FoodNews

Is this the restaurant of the future? 3D printing, VR headsets and AI composed music

Later this month, a 3D-printing pop-up restaurant, called “Food Ink”, will open in London. The restaurant promises to offer a completely different dining experience, rather than being served food that has been cooked and prepared by a chef, customers will be offered a selection of 3D-printed food items by the British tech company.

3D-printing food as a concept isn’t necessarily new, but Food Ink have taken it a little further with a pop-up restaurant where the food gets served by portable 3D-printers operated by chefs using their own original, 3D-printing specific, recipes. Furthermore, all of the restaurants furniture, including lamps and utensils will be specifically 3D-printed for the occasion.

Photo credit: avlxyz via Visualhunt.com / CC BY-NC-SA
Photo credit: avlxyz via Visualhunt.com / CC BY-NC-SA

Indeed, Food Ink has reportedly designed the entire restaurant to feel futuristic, including virtual reality headsets, visual projections on the surrounding walls and AI-composed sounds/music.

The 3D-printers used for the event are called Focus, designed by 3D by flow, a Dutch company. It is one of the world’s first portable, multimaterial printers, and it is company, mobile and can print with over 20 different materials. Anything that can be turned into an edible paste can be put through the Focus’ extruders. Original good stuffs will be printed layer-by-layer, with the expectation that they’ll offer a slightly different taste experience than regular gourmet dining, and they’ll be accompanied by more traditionally prepared side dishes and garnishes.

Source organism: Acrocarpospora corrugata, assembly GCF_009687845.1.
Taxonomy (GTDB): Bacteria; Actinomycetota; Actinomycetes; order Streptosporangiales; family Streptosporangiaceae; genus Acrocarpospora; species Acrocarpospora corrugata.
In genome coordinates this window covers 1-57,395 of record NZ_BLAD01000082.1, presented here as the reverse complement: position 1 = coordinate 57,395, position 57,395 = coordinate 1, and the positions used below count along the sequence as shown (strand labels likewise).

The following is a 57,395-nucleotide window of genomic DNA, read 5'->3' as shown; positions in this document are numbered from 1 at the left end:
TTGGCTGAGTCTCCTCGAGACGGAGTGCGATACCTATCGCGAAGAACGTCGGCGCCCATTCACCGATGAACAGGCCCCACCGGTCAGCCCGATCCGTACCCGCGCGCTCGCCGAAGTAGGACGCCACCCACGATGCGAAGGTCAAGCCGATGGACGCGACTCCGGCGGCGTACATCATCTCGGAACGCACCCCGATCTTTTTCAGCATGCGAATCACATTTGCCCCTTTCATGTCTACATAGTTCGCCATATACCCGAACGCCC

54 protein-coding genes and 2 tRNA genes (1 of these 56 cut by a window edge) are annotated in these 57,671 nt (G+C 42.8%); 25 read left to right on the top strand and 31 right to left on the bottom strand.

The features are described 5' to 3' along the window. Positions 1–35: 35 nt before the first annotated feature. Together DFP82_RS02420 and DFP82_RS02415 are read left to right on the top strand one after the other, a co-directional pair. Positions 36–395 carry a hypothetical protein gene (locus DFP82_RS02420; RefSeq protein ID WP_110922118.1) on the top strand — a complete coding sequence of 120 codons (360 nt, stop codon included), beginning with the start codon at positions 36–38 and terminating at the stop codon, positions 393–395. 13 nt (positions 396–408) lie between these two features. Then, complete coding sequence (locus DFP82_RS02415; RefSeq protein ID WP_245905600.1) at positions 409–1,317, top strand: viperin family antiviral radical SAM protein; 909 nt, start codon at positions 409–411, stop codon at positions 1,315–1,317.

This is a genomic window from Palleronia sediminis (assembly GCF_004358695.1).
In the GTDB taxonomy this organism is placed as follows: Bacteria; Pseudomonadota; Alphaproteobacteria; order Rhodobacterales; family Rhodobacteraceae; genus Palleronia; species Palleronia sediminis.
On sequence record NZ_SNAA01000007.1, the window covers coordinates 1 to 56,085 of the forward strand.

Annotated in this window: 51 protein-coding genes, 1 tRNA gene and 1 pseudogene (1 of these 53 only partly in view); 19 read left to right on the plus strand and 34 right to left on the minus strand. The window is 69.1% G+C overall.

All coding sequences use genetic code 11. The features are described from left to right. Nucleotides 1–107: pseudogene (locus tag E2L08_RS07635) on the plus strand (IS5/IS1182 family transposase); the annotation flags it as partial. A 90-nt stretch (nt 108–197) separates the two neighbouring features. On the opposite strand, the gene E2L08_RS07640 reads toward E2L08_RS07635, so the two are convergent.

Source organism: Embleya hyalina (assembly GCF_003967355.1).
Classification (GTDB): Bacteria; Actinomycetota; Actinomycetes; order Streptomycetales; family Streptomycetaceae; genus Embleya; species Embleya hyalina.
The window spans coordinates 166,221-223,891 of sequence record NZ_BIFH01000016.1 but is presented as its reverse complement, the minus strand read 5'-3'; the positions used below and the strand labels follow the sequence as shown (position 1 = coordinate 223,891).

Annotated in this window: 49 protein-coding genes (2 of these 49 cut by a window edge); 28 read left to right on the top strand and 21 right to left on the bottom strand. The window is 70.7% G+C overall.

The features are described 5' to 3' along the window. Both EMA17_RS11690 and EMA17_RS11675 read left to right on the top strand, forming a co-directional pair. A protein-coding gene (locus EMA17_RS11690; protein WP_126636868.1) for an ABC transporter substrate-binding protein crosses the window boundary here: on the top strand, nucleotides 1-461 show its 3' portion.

This isn’t supposed to represent a model of a practical potential future, but rather to serve as an inspiration for the possibilities that technology might enable. Critically, it asks questions about the very nature of food itself and how it is produced.
Food Ink intend to live stream the events on their website with the intention to go onto stage similar events in many of the world’s largest cities.
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Seb Egerton-Read

Seb Egerton-Read

Seb writes daily content for Circulate across the full spectrum of the website's topics. Previously he has spent five years as a freelance writer for a number of websites and blogs. You can e-mail Seb at seb[at]circulatenews.org